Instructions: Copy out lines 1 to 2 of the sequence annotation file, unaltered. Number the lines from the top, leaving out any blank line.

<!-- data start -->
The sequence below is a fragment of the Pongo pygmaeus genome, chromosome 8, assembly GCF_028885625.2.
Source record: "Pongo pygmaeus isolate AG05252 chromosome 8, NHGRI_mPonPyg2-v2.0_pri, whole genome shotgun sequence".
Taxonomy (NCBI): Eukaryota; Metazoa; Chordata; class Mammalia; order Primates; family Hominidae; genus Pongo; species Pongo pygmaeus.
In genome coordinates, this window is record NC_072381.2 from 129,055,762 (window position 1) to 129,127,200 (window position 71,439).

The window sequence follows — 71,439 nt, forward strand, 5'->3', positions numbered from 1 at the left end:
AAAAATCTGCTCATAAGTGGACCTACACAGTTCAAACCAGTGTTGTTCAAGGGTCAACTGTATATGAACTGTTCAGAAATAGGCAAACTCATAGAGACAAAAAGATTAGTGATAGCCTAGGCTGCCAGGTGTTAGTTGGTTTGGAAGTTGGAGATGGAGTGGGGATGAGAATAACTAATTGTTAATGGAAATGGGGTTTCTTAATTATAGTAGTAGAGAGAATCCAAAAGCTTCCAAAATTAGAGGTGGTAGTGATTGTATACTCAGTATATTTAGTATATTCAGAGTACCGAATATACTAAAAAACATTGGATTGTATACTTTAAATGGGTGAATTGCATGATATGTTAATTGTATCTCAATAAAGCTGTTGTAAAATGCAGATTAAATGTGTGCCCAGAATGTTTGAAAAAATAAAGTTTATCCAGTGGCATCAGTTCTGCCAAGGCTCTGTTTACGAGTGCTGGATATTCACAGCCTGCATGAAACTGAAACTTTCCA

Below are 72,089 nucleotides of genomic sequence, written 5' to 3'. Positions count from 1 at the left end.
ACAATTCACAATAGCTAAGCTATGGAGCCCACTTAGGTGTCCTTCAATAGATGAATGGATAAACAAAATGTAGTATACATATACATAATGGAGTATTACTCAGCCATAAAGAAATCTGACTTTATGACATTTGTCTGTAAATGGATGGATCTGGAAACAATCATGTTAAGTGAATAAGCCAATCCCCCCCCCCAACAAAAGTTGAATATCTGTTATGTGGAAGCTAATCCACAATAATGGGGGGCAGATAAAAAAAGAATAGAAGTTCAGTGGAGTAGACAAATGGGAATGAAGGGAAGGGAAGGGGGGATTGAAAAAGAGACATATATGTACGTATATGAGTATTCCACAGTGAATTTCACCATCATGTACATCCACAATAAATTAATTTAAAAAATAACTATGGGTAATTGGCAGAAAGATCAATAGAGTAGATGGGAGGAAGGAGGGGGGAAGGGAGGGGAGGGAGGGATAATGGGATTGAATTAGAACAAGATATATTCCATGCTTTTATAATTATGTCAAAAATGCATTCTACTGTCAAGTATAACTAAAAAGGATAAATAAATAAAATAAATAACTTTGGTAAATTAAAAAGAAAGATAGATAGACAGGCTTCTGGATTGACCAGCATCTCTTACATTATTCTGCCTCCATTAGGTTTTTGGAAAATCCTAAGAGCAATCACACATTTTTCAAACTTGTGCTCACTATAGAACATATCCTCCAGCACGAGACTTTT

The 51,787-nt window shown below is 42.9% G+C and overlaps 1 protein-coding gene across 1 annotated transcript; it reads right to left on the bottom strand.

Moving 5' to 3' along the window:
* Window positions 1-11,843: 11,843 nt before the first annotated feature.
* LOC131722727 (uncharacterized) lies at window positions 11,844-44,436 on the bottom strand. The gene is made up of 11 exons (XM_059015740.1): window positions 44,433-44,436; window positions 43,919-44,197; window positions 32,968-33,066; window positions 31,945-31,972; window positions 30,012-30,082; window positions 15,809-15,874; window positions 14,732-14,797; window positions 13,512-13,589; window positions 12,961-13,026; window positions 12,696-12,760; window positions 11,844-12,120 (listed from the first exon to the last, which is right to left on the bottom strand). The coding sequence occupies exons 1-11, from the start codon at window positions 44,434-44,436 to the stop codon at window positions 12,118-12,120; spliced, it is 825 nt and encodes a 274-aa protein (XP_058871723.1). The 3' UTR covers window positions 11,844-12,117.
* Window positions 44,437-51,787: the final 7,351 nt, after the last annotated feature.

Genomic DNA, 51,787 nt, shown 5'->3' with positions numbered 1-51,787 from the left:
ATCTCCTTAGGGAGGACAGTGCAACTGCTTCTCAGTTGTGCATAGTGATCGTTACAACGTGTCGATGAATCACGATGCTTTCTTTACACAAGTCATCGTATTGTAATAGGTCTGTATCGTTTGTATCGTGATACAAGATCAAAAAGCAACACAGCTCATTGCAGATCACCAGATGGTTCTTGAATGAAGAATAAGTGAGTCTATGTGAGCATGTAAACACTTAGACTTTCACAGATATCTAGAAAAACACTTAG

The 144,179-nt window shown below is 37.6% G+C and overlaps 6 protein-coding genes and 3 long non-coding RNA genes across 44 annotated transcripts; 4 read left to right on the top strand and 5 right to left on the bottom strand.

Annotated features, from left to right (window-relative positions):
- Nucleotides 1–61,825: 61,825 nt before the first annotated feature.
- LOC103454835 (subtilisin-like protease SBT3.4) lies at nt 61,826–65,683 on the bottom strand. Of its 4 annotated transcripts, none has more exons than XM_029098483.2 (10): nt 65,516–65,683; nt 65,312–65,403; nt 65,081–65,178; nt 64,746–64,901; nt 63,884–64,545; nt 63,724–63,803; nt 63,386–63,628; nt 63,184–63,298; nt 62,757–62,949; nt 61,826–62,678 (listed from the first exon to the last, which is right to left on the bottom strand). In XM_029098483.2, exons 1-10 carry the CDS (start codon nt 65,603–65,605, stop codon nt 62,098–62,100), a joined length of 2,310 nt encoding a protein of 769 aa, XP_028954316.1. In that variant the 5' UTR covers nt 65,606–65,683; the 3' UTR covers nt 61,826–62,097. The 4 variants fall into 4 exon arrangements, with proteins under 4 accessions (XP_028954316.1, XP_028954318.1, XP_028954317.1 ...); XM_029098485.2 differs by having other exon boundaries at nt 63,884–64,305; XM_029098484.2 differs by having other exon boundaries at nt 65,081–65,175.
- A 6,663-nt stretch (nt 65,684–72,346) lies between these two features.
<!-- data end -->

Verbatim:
The sequence below is a fragment of the Pongo pygmaeus genome, chromosome 8, assembly GCF_028885625.2.
Source record: "Pongo pygmaeus isolate AG05252 chromosome 8, NHGRI_mPonPyg2-v2.0_pri, whole genome shotgun sequence".